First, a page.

Jan. 13, 2017Print | PDF
Refugees fleeing conflict and persecution, the rise of extremist political movements, a growing global gap between rich and poor; too often, leaders and institutions critically overlook the complex roles that religion and culture play in the defining challenges of our age. The re-envisioned Master of Arts (MA) in Religion, Culture and Global Justice at Wilfrid Laurier University will train graduate students who are equipped to tackle the religious and cultural dimensions of global problems head-on.
The MA in Religion, Culture and Global Justice program will be accepting applications from students interested in tackling the most pressing issues of global justice with a clear view of their cultural and religious dimensions. The program’s opening semester is Fall 2017.
“Our world faces a series of arresting problems: armed conflict, human displacement, global economic inequality and environmental change,” said Ashley Lebner, assistant professor in the Department of Religion and Culture and the graduate program coordinator of the new MA. “To understand and address these issues, no single disciplinary perspective will suffice.”
The MA in Religion, Culture and Global Justice was developed precisely to offer students a crucial interdisciplinary space of learning. Alongside the debates surrounding key political challenges, the program promotes critical reflection on their cultural, religious and historical dimensions as well as their powerful social and political implications.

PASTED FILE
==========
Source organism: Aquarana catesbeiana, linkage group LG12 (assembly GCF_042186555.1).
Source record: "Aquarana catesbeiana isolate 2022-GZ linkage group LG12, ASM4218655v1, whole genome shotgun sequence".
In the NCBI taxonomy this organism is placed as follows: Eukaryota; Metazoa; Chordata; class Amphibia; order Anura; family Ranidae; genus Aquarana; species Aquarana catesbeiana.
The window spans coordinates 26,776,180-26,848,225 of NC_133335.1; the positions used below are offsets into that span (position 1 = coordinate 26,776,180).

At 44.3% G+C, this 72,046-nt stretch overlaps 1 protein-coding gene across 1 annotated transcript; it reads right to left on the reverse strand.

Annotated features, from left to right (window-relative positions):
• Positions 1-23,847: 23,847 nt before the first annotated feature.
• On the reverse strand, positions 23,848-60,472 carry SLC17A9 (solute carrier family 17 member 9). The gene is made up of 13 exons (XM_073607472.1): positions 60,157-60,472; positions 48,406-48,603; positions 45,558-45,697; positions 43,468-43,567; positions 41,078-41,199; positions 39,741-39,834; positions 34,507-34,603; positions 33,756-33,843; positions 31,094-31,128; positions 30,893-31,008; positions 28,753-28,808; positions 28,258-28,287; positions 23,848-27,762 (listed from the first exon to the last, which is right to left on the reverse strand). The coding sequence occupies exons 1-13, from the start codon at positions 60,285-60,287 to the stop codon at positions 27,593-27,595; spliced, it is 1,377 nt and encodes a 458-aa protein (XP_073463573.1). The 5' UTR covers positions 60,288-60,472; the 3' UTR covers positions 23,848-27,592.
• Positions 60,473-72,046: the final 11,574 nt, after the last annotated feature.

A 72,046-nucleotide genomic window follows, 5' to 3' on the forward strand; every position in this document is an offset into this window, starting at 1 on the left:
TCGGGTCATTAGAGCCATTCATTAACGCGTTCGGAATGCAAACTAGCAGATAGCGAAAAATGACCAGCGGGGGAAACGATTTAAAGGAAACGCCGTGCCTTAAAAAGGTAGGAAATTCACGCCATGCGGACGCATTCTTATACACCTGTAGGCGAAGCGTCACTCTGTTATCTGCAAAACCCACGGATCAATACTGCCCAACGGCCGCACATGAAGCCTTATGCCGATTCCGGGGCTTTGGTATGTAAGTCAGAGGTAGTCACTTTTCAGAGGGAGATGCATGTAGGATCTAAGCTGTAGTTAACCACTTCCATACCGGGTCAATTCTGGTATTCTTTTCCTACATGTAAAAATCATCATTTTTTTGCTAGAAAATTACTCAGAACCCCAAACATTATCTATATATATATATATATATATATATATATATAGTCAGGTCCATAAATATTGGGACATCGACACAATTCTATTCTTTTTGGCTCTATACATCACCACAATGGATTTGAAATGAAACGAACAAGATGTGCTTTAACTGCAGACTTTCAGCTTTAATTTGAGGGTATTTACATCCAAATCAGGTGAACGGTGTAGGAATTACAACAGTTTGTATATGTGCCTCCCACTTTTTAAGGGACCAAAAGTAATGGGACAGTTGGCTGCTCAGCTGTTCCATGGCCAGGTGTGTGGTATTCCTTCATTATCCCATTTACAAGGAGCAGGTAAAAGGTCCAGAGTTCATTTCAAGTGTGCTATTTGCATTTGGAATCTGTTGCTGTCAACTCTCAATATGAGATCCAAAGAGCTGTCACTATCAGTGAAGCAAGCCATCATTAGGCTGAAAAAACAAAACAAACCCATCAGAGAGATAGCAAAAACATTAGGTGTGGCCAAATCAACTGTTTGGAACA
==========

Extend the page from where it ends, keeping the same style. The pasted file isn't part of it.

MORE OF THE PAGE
“The interdisciplinary nature of the program prepares students to move into professional arenas within and beyond academia including public policy and aid work, interreligious dialogue and peace-building, as well as journalism and communications,” said Lebner.
Students will engage topics such as the relationships between religion, culture, politics and violent conflict as well as the struggles for global justice, peace and sustainable development. Students will be able to take a wide range of courses with titles like “Dialogue and Critique in an Age of Terror,” “Narratives of Violence,” “Secularism” and “Religion, Peace and Conflict.”
“Though much of the popular topics are global in scale, our students will be well equipped to contribute locally as well,” said Alex Latta, associate professor and chair of the Department of Global Studies. “Professionals are needed everywhere today who are able to contribute intelligently to programming on multiculturalism and community development, to refugee and migrant resettlement, as well as to institutional human rights and diversity policy.”
The new MA in Religion, Culture and Global Justice is a one-year full-time program, and is currently accepting applications for its first group of students for fall 2017.
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